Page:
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4200 Janitors Vote to Authorize Strike in Minneapolis-St Paul

By brad

Voting-sign in 3 languages: "Yes - Si - Haa" at mass srike vote.

Minneapolis, MN – On Jan. 13, hundreds of janitors, the majority Latino and Somali immigrants, held a spirited meeting at the Minneapolis Labor Center and voted nearly unanimously to authorize a strike. The multinational crowd chanted, “Yes we can do it!” in Spanish (“Sí se puede!”) and in Somali (“Haa wakarna!”). When the vote was taken to authorize a strike, members held up signs reading “Yes! Sí! Haa!” (‘yes’ in English, Spanish and Somali).

The workers are members of SEIU Local 26, a union that represents 4200 janitors who work for 18 different cleaning contractors, including Marsden, ABM and MSI. They clean office buildings in downtown Minneapolis and Saint Paul, including offices for major corporations and buildings such as Target, Wells Fargo, IDS Center, US Bank and Lawson Commons. The janitors’ pay is low and their health care coverage is so expensive that few of the janitors can afford it. Of 2200 workers who are eligible for family health care coverage, only 14 workers actually take the family coverage plan.

The employer is only offering workers a 20-cent pay increase and is refusing to improve the workers’ health care coverage. According to the union, when wages are adjusted for inflation, full-time janitors earned less in 2006 than they did in 1976. Part-time janitors’ wages have declined by 22% during that time. The employer is trying to move toward more part-time workers, who receive fewer benefits. The union opposes this.

The workers’ contract expired on Dec. 31. Negotiations broke off in late December when the employer presented their ‘final offer’ to the union’s negotiating committee.

With the strike authorization vote, the workers can now strike if the union’s 10-member negotiating committee – which includes three Somalis, one Ethiopian and five Latinos – decides it’s necessary. The union has appealed numerous unfair labor practices for intimidation of workers. If the union does strike, it would be a strike against the unfair labor practices, which means that the striking workers could not be permanently replaced.

SEIU Local 26 members have never authorized a strike before. This strike vote follows on the momentum of recent janitors’ strikes and victories in other states. After the strike vote, the negotiating committee will return to the negotiating table to try to get a better contract. The union is also planning other pressure tactics to try to force the employers to budge.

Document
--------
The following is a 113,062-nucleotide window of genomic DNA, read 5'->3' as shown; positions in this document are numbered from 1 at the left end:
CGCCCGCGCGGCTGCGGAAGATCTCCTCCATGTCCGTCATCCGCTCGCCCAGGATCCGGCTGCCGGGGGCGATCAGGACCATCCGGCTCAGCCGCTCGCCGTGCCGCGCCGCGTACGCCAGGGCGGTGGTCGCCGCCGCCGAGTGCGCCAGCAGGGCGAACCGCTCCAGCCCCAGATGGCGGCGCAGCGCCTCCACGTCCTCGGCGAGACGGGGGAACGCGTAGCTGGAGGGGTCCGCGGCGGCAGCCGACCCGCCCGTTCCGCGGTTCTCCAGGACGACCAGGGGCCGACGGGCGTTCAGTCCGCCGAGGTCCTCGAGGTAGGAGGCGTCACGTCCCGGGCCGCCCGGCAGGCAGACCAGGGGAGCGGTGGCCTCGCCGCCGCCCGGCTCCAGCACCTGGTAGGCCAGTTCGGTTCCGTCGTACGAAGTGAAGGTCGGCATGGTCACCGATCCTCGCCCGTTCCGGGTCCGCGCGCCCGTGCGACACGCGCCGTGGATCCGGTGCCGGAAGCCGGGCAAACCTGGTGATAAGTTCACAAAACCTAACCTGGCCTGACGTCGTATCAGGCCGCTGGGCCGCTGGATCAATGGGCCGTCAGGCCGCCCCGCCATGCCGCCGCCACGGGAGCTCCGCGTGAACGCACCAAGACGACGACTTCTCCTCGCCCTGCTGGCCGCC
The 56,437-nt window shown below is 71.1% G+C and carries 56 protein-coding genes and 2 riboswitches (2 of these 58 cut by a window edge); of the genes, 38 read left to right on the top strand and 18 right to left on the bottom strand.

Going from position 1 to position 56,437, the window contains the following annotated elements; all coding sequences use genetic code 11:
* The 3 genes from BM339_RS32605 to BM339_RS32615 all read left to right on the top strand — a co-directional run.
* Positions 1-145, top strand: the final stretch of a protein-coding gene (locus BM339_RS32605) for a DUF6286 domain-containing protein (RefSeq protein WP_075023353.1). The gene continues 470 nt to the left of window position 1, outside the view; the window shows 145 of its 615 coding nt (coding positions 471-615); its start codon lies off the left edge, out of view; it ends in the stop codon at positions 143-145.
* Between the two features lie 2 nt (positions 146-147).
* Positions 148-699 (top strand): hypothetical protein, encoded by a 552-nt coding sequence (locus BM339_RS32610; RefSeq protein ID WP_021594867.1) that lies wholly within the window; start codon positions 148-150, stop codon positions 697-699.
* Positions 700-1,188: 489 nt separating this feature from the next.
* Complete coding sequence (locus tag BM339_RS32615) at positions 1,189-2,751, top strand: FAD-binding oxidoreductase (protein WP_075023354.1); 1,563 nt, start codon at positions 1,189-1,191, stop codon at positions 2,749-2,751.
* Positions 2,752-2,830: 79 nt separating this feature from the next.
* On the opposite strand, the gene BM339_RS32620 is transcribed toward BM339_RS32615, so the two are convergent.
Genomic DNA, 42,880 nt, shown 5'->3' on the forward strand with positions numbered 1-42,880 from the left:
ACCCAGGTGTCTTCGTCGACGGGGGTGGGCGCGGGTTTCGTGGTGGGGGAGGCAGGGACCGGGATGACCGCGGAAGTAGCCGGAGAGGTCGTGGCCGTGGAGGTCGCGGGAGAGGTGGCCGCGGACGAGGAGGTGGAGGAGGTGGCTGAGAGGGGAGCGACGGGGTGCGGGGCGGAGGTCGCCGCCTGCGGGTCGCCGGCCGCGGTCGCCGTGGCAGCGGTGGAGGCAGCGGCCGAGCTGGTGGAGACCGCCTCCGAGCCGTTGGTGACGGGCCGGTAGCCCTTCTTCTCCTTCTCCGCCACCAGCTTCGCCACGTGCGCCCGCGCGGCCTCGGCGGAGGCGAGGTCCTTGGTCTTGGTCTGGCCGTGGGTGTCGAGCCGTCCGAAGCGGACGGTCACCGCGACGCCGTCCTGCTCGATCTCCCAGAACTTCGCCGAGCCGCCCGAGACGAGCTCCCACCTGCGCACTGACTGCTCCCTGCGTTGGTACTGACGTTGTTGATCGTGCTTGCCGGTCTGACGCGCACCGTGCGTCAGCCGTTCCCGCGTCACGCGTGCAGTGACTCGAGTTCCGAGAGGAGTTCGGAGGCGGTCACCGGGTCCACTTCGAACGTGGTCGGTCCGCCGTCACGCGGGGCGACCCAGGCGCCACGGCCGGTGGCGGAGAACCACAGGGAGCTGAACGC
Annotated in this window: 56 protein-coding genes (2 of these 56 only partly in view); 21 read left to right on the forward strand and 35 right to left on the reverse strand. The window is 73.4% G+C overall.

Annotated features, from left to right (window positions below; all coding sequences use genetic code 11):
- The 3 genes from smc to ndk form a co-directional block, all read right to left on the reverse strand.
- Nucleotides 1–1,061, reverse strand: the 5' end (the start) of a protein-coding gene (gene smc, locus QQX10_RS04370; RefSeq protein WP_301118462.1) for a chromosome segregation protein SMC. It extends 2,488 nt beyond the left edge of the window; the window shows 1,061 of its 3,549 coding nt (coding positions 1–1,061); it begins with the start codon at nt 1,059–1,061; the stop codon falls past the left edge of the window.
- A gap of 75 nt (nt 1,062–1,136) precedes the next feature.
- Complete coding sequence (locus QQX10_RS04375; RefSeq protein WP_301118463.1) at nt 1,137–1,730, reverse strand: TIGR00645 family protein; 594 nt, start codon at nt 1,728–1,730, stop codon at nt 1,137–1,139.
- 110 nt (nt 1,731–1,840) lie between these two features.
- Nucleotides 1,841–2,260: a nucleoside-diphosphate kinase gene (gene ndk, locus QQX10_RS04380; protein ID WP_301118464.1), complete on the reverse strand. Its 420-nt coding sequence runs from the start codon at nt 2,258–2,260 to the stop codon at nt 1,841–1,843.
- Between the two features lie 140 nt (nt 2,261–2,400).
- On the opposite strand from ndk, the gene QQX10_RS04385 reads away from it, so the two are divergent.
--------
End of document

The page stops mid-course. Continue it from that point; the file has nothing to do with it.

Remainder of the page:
If that doesn’t work they are preparing for a strike. After the Jan. 13 strike authorization meeting, a group of about 40 people met to form a solidarity committee to mobilize union and community support for the janitors in case of a strike. AFSCME Local 3800 president Phyllis Walker presented SEIU Local 26 with their first check from another union for their strike fund, and pledged to raise more support from the labor movement when a strike begins. The solidarity committee is planning various support activities.

If the janitors in SEIU Local 26 do strike, it would be a significant battle for the labor movement in the Twin Cities. Since 2000 there have been a series of big strikes here involving thousands of workers, some of which have been very sharp battles. Hotel workers struck in 2000, state workers and nurses struck in 2001, hospital workers and university clerical workers struck in 2003, metro bus drivers struck in 2004 and Northwest mechanics struck in 2005-2006.

The janitors in SEIU 26 are among the lowest paid workers in the Twin Cities working class. They are by and large oppressed nationalities and recent immigrants – ‘invisible’ workers who live on the edge of survival with everything to lose. Their willingness to fight is an inspiration to the working class as a whole.

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